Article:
Learning anytime anywhere has been an educational ideal. Now affordable and user-friendly mobile devices, broad wireless coverage, and abundant technology alternatives can make it happen. We choose iPhone as our ubiquitous e-learning devices in our m-learning pilot study. Our goal is to design a generic m-Learning platform that can be adopted by faculty and researchers that may or may not know programming. We’d like such framework to be further extended through interdisciplinary collaboration among faculty and students. We have developed a prototype mobile learning application and are using two hybrid undergraduate courses in our pilot study. We developed an iPhone e-learning prototype using the free iPhone 3.0 SDK. Students can check weekly schedule, browse lecture notes, take online tests, and do online readings, develop blogs, attend iTunes U lectures, and browse youTube videos all a few clicks away. We see the following advantages of our iPhone framework in our endeavor to promote affordable e-learning. 1) Our system design is based upon a generic approach that will allow both programmers and non-programmers to use our platform as a shell to design and develop their own learning modules. 2) Besides the traditional online learning tools, students can effortlessly use social network tools such as e-Portfolio, Twitter, podcast, iTunes U. to collaborate and learn. 3) Our framework is scalable. For instance, it can be easily hooked up to an existing database-driven web system. 4) Serious designers can design interactive programs such as mobile educational games within the same framework.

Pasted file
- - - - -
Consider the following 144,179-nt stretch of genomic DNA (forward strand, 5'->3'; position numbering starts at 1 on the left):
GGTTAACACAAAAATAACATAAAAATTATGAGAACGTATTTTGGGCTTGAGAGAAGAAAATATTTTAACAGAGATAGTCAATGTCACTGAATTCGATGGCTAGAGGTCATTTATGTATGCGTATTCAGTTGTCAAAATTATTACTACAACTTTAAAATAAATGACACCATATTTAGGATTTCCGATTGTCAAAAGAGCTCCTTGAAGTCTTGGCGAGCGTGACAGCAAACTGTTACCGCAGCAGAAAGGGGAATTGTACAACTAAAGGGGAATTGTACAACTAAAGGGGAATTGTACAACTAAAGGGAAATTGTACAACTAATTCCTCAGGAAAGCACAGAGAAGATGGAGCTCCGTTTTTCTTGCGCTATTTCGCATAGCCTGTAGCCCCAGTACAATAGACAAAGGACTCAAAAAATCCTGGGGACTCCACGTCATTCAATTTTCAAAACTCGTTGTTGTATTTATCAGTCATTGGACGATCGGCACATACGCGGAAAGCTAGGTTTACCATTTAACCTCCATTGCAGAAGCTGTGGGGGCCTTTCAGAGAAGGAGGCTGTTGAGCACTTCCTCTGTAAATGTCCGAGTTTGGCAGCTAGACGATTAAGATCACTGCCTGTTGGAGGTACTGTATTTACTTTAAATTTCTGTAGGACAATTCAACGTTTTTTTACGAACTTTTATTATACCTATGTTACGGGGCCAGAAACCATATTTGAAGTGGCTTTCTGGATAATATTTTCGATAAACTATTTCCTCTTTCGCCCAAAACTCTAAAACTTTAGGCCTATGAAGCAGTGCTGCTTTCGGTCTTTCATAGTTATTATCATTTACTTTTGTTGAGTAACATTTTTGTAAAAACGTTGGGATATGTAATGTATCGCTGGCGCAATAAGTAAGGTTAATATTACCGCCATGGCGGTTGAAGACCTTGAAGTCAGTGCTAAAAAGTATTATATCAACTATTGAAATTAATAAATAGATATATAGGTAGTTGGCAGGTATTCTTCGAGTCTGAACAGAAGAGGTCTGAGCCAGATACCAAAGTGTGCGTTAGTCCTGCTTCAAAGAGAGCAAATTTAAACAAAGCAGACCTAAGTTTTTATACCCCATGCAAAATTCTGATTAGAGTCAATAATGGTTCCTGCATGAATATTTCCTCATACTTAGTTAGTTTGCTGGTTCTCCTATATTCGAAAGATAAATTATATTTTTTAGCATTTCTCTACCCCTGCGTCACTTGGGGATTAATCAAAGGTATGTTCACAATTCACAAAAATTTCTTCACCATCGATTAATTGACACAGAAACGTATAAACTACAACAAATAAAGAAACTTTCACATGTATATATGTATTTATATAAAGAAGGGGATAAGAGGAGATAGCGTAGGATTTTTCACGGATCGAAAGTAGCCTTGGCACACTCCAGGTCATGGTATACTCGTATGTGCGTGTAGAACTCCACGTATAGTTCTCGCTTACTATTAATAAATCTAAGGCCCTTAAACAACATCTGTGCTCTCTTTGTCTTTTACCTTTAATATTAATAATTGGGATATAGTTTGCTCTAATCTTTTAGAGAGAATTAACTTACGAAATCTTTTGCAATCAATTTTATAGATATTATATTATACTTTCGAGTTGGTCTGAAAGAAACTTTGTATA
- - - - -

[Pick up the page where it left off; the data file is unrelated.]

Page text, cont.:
|Keywords:||Mobile Learning, ELearning, Ubiquitous Learning|
Assistant Professor, Teacher Education/Academic Computing and Educational Technology, York College, City University of New York, New York, USA
Assistant Professor, Preforming and Fine Arts, York College, City University of New York, New York, New York, USA